An interesting theme emerged in natural security news this week: tradeoffs. As any economist will tell you, you can’t have it all. Tradeoffs are inevitable. Energy is no different, and measures taken to reduce dependency on one energy source may increase dependency on another, or may end up exacerbating the consequences of climate change.
This week, The New York Times featured a story about Pennsylvania residents' attempts to use scrubbing chemicals in their local coal power plant to reduce air pollution. The plan worked fine until residents noticed that the chemicals were producing wastewater that was summarily dumped into the Monongahela River, a source of drinking water. Scientific American featured a story on China's massive Yangtze River damming projects, which provide clean hydroelectric energy to nearby areas. But these dams also have side effects: they ruin unique fish stocks and force more vegetation to submerge, which produces methane, a greenhouse gas. The final tradeoff story is about Tanzania, which halted investment in biofuels because these fuels create more demand for food and drive prices upward. To a developing country dealing with a shortage of food for its population, this tradeoff proved unacceptable.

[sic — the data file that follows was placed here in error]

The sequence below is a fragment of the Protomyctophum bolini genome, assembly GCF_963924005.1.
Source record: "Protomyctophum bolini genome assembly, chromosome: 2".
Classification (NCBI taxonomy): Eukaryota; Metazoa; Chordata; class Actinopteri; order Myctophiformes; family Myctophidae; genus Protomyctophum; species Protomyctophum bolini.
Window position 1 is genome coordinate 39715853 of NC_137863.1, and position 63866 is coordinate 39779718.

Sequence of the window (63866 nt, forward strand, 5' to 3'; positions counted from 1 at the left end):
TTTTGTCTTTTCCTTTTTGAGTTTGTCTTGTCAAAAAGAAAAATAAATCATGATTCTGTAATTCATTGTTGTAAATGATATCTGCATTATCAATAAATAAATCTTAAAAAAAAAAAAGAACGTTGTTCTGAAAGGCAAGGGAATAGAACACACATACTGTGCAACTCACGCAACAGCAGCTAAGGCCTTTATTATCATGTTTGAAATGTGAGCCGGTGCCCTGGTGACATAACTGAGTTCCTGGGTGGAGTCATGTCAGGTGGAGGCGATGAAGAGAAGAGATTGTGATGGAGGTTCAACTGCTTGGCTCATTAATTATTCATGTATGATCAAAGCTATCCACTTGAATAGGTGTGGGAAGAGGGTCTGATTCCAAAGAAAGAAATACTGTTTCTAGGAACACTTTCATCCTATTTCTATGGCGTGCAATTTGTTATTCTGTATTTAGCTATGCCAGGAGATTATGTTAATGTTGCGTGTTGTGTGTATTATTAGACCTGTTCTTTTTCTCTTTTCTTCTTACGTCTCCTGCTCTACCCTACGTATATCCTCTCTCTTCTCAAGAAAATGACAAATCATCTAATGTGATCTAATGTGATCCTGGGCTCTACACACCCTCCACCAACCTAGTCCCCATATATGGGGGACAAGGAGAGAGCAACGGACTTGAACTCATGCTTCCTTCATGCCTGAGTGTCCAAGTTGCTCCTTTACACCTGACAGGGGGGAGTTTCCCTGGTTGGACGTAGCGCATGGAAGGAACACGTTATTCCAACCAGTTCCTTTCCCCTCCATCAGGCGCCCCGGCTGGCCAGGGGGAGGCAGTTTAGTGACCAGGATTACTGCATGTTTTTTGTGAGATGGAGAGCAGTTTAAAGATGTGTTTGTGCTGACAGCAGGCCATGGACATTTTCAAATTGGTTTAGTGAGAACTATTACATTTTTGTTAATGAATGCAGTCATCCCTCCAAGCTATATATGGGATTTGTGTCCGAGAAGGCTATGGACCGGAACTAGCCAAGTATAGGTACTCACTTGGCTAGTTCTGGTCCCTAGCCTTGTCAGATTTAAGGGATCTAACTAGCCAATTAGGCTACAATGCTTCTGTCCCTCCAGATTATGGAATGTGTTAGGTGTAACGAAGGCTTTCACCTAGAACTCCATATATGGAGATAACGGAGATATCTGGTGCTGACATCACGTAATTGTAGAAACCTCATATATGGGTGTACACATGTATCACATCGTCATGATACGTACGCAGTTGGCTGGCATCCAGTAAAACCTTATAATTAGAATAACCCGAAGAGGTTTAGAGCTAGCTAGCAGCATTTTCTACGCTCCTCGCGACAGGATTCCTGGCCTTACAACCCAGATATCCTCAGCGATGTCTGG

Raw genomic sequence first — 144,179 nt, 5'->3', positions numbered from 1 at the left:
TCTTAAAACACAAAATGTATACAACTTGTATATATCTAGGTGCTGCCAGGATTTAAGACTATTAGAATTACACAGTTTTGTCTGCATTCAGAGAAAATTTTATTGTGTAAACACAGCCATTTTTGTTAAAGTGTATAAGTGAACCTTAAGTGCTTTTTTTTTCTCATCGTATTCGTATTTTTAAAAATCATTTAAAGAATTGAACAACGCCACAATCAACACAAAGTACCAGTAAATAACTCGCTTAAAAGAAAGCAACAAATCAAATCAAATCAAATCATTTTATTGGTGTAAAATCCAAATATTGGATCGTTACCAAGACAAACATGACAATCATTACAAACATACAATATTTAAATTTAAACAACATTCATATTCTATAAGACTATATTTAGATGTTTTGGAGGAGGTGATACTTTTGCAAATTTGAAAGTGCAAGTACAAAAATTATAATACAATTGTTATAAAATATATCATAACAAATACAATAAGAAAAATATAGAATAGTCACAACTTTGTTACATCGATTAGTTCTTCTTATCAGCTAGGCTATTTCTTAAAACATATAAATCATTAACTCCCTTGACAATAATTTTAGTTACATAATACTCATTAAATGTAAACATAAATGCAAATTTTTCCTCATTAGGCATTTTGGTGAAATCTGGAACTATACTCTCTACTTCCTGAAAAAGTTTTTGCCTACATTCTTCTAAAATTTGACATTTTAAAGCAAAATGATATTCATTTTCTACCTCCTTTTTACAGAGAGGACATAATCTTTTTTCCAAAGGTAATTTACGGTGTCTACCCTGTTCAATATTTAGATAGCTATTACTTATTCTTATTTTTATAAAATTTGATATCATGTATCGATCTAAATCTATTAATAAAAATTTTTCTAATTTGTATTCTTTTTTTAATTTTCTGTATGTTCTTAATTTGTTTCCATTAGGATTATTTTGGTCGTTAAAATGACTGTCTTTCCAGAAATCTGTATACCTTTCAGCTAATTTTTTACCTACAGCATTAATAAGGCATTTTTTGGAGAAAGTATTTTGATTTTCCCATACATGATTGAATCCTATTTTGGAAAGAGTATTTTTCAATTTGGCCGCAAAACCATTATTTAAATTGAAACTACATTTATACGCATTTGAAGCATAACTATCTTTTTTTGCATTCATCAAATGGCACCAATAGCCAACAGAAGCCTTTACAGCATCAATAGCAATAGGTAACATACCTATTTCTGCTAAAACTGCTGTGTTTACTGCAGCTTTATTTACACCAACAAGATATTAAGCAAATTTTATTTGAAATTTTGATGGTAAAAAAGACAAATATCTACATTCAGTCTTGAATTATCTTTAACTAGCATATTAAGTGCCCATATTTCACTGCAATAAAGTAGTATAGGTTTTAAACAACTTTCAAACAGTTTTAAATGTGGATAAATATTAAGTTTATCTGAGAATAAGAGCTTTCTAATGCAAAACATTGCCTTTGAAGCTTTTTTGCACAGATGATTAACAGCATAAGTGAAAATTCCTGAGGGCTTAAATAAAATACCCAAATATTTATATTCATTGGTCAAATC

These tradeoffs can be instructive. Nations and institutions need to be mindful that they are making the best possible investments, ideally investments that supply them with needed energy while not increasing greenhouse gas contributions. For example, the U.S. Navy is experimenting with biofuels that are not food-based—including a fuel for jets made from algae. This is not to say that nobody will identify problems in the future with some of the experiments the Navy is trying now (many of which were highlighted at this week's Naval Energy Forum). But the Navy's plan to debut a green carrier strike group does show that it is thinking about energy and climate change simultaneously. The Chief of Naval Operations, Admiral Gary Roughead, clearly aware that his investments come with tradeoffs, also made clear in his remarks this Wednesday that the Navy will be working to verify that the Navy’s energy investments are meeting certain standards. When it comes to powering vehicles and installations, there will always be tradeoffs, but my hope is that the Navy can lead the United States in finding which tradeoffs are acceptable, and thereby setting an example for other institutions to follow.